Our starting point is the concept of an abstract random experiment. This is an experiment whose outcome is not necessarily determined before it is conducted. Examples include flipping a coin, the outcome of a soccer match, and the weather. The set of all possible outcomes associated with the random experiment is called the sample space. Events are subsets of the sample space, or in other words sets of possible outcomes. The probability function assigns real values to events in a way that is consistent with our intuitive understanding of probability. Formal definitions appear below.

    A sample space can be finite, for example [Omega=<1,ldots,10>] in the experiment of observing a number from 1 to 10. Or $Omega$ can be countably-infinite, for example [Omega=<0,1,2,3,ldots>] in the experiment of counting the number of phone calls made on a specific day. A sample space may also be uncountably infinite, for example [Omega=] in the experiment of measuring the height of a passer-by.

    The notation $mathbb$ corresponds to the natural numbers $<1,2,3,ldots>$, and the notation $mathbbcup<0>$ corresponds to the set $<0,1,2,3,ldots>$. The notation $R$ corresponds to the real numbers and the notation $$ corresponds to the non-negative real numbers. See Chapter A in the appendix for an overview of set theory, including the notions of a power set and countably infinite and unconuntably infinite sets.

    In the examples above, the sample space contained unachievable values (number of people and height are bounded numbers). A more careful definition could have been used, taking into account bounds on the number of potential phone calls or potential height values. For the sake of simplicity, we often use simpler sample spaces containing some unachievable outcomes. This is not a significant problem, since we can later assign zero probability to such values.

    In particular, the empty set $emptyset$ and the sample space $Omega$ are events. Figure 1.2.1 shows an example of a sample space $Omega$ and two events $A,BsubsetOmega$ that are neither $emptyset$ nor $Omega$. The R code below shows all possible events of an experiment with $Omega=$. There are $2^<|Omega|>$ such sets, assuming $Omega$ is finite (see Chapter A on set theory for more information on the power set).

    For an event $E$, the outcome of the random experiment $omegainOmega$ is either in E $(omegain E)$ or not in $E$ $(omega otin E)$. In the first case, we say that the event $E$ occurred, and in the second case we say that the event $E$ did not occur. $Acup B$ is the event of either $A$ or $B$ occurring and $Acap B$ is the event of both $A$ and $B$ occurring. The complement $A^c$ (in the complement, the universal set is taken to be $Omega$: $A^c=Omegasetminus A)$ represents the event that $A$ did not occur. If the events $A,B$ are disjoint $(Acap B=emptyset)$, the two events cannot happen at the same time, since no outcome of the random experiment belongs to both $A$ and $B$. If $Asubset B$, then $B$ occurring implies that $A$ occurs as well.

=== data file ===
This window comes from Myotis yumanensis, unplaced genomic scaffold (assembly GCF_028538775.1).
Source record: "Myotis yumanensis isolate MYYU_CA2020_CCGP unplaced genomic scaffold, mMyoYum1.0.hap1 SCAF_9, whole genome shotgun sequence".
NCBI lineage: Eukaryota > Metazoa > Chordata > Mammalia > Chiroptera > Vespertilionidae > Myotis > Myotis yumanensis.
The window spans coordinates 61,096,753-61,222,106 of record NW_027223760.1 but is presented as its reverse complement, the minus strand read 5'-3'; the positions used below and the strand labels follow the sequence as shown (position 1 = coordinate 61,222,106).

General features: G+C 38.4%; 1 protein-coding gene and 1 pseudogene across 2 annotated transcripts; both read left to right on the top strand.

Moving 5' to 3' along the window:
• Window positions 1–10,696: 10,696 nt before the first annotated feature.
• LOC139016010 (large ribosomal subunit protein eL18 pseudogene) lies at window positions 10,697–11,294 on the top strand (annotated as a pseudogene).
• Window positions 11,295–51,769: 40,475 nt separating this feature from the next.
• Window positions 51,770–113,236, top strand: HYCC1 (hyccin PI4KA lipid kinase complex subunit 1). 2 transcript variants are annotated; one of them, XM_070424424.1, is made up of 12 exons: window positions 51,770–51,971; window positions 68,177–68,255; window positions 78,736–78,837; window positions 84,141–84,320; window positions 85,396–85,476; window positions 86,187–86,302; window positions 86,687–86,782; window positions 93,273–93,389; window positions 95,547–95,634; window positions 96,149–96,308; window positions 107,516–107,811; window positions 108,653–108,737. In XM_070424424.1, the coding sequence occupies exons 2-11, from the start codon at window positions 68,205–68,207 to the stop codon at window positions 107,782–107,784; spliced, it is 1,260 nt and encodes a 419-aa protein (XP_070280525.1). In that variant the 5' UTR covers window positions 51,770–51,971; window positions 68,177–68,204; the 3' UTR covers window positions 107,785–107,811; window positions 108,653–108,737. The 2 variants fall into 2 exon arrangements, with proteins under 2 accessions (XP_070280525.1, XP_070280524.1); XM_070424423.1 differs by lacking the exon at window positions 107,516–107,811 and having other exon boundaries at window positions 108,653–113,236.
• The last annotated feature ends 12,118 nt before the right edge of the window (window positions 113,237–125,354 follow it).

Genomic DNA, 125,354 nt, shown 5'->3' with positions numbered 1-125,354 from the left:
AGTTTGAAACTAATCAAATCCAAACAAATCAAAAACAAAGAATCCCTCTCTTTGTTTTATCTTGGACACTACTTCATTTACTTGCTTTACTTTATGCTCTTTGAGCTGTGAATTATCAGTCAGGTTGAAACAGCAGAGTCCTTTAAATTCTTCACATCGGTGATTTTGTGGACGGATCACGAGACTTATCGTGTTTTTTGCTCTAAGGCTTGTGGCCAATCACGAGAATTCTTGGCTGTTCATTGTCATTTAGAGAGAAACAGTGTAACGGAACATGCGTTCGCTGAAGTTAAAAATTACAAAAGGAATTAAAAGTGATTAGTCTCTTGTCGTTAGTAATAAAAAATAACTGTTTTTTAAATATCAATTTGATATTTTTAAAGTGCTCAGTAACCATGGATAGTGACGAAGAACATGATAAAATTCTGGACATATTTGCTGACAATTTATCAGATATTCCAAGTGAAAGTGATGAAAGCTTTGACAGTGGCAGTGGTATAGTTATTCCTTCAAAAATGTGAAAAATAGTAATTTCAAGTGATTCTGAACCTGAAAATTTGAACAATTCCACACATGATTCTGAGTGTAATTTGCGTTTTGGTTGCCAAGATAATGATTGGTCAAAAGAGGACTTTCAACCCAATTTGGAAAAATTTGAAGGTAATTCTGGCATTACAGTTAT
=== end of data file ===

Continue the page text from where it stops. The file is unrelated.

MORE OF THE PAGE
3.6 Variance and standard deviation

    The variance of a random variable measures the spread of the variable around its expected value. Rvs with large variance can be quite far from their expected values, while rvs with small variance stay near their expected value. The standard deviation is simply the square root of the variance. The standard deviation also measures spread, but in more natural units which match the units of the random variable itself.

    Let (X) be a random variable with expected value (mu = E[X]) . The variance of (X) is defined as [ ext(X) = E[(X - mu)^2] ] The standard deviation of (X) is written (sigma(X)) and is the square root of the variance: [ sigma(X) = sqrt< ext(X)> ]

    Note that the variance of an rv is always positive (in the French sense 11 ), as it is the integral or sum of a positive function.

    The next theorem gives a formula for the variance that is often easier than the definition when performing computations.

    Applying linearity of expected values (Theorem 5.8) to the definition of variance yields: [ egin E[(X - mu)^2] &= E[X^2 - 2mu X + mu^2] &= E[X^2] - 2mu E[X] + mu^2 = E[X^2] - 2mu^2 + mu^2 &= E[X^2] - mu^2, end ] as desired.

    Let (X sim ext(3,0.5)) . Here (mu = E[X] = 1.5) . In Example 5.35, we saw that (E[(X-1.5)^2] = 0.75) . Then ( ext(X) = 0.75) and the standard deviation is (sigma(X) = sqrt <0.75>approx 0.866) . We can check both of these using simulation and the built in R functions var and sd :

    Compute the variance of (X) if the pdf of (X) is given by (f(x) = e^<-x>) , (x > 0) .

    We have already seen that (E[X] = 1) and (E[X^2] = 2) (Example 5.37). Therefore, the variance of (X) is [ ext(X) = E[X^2] - E[X]^2 = 2 - 1 = 1. ] The standard deviation (sigma(X) = sqrt <1>= 1) . We interpret of the standard deviation (sigma) as a spread around the mean, as shown in this picture:

    Compute the standard deviation of the uniform random variable (X) on ([0,1]) . [ egin ext(X) &= E[X^2] - E[X]^2 = int_0^1x^2 cdot 1, dx - left(frac<1><2> ight)^2 &= frac<1> <3>- frac<1> <4>= frac<1> <12>approx 0.083. end ] So the standard deviation is (sigma(X) = sqrt <1/12>approx 0.289) . Shown as a spread around the mean of 1/2: